More than 300 young Jewish adults gathered this past Sunday in Chisinau (formerly known by its Russian name of Kishinev), the capital of Moldova, for the Limmud FSU Moldova festival. The multi-day event took place at JCC KEDEM. The packed event, which is geared towards Russian-speaking Jews, featured an array of world-class programs and international speakers, with more than 60 lectures, activities, master classes, performances and many more.
The event also included a special inauguration ceremony of a new synagogue in JCC KEDEM Sunday evening. The original “Wooden” Synagogue” was established in 1835 and nationalized in 1940.
At the opening ceremony, the Speaker of the Moldova Parliament told the participants: “Our task is to preserve and amplify this tradition. It is difficult to correct what happened during the most terrible tragedy of the twentieth century – the Holocaust. However, at present new cultural centers are being built, synagogues restored. The fact that the historical building of the “Woodcutters” synagogue is returning is an eloquent demonstration that the new generation is ready to revive the glory of the ancestors, the glory of the Jewish Moldovan community.”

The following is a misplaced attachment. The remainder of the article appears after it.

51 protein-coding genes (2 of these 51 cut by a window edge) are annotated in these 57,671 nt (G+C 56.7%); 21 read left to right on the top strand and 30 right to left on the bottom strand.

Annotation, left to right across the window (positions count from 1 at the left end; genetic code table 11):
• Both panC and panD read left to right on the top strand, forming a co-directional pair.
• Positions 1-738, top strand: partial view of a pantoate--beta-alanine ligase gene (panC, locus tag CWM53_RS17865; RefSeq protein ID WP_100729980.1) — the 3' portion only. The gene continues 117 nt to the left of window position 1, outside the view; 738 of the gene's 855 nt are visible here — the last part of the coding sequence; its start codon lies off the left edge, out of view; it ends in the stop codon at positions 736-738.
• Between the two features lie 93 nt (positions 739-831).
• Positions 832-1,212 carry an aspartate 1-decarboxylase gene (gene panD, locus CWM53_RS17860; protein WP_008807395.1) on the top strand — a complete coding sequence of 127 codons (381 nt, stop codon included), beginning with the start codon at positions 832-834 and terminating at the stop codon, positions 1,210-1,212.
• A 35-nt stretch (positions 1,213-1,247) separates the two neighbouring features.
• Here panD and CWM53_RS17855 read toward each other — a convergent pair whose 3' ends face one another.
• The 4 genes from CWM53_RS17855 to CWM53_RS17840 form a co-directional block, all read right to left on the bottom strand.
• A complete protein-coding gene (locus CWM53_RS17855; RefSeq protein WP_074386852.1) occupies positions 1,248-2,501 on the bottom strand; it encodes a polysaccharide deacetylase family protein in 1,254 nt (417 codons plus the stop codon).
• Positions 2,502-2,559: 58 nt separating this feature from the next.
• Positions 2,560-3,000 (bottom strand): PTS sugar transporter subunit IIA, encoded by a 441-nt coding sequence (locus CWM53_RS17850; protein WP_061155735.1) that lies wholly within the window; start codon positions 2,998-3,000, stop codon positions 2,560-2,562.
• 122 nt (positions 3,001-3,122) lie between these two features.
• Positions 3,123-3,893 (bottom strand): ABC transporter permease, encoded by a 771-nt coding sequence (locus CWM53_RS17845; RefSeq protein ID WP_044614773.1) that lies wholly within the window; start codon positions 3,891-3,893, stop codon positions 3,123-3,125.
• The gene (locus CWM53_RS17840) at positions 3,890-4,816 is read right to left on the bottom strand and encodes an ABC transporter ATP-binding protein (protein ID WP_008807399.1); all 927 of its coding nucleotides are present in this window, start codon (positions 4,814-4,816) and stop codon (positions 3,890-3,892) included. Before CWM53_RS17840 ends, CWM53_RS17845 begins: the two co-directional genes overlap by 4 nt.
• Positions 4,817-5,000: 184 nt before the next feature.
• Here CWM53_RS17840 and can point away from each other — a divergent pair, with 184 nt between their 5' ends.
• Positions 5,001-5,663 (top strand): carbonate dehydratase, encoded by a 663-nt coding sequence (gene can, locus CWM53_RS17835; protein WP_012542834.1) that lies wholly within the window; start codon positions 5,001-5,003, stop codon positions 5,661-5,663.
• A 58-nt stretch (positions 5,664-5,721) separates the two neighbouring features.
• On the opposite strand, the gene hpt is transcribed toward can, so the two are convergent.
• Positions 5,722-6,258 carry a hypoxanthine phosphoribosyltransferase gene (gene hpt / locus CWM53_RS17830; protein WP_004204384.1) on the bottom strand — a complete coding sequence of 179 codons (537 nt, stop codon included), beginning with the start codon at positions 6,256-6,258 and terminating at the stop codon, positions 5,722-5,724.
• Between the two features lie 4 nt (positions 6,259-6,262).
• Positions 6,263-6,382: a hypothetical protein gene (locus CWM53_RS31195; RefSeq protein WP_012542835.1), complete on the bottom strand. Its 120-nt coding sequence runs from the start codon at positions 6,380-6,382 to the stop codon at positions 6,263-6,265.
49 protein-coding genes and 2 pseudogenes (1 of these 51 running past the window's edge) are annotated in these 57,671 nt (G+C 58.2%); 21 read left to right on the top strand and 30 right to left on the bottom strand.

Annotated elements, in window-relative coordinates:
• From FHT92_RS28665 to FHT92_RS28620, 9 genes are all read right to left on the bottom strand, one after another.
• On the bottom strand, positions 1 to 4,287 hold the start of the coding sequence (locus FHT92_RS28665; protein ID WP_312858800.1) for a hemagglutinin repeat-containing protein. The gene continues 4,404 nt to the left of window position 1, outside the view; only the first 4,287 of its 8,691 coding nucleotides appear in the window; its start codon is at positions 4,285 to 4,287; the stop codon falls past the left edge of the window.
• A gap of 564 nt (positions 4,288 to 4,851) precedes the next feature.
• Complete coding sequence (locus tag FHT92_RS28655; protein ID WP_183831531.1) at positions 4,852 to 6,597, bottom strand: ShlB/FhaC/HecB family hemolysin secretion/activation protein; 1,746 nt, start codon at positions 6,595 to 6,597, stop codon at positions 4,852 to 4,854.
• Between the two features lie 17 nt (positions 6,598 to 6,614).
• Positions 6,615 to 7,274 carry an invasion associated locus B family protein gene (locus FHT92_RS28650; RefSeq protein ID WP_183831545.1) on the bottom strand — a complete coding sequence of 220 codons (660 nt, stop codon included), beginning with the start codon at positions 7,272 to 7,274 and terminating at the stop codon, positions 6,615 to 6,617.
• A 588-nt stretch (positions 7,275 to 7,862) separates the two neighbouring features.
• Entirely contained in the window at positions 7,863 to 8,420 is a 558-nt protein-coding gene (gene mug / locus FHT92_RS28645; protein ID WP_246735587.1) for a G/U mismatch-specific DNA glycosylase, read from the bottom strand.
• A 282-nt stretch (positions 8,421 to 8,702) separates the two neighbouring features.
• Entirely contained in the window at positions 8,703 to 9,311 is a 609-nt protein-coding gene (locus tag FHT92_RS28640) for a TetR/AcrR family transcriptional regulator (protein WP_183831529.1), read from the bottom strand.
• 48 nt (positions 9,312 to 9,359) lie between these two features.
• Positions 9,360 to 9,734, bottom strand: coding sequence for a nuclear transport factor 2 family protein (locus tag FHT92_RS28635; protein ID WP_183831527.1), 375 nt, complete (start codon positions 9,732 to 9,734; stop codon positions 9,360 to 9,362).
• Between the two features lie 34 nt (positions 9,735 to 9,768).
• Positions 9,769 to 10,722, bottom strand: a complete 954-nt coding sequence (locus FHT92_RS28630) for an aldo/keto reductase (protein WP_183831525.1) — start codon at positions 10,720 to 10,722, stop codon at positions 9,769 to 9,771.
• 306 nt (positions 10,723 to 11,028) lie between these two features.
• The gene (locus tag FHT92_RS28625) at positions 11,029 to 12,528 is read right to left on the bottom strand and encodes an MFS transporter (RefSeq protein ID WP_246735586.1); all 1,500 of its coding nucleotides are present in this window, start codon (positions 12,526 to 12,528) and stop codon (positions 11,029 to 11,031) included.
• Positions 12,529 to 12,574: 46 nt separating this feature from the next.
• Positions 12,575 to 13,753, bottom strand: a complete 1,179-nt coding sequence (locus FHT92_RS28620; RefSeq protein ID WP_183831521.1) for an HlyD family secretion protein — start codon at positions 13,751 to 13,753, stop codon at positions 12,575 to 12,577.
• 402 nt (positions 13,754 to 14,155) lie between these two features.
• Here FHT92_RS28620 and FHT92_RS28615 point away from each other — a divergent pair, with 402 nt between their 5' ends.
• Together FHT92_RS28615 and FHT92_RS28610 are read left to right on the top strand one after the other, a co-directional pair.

Limmud FSU founder Chaim Chesler added, “Our annual events in Moldova have become an integral part of the rich communal life of the Moldovan Jewry. The passionate commitment of the volunteers, the amazing attendance of the participants we see here today, and the high level of the program are the definite proof of the flourish of the Jewish community in this country.”
Limmud FSU Moldova was sponsored by the Jewish Community of Moldova, Genesis Philanthropy Group (GPG), The Joint Distribution Committee (JDC), Euro-Asian Jewish Congress (EAJC), Claims Conference, Nativ and Joel Passick.
The event was made possible by a team of local leaders and volunteers, led by Limmud FSU Executive Director Roman Kogan and Project Manager Galina Rybnikova.
Photos courtesy Ruslan Krechun and Shendy Copitman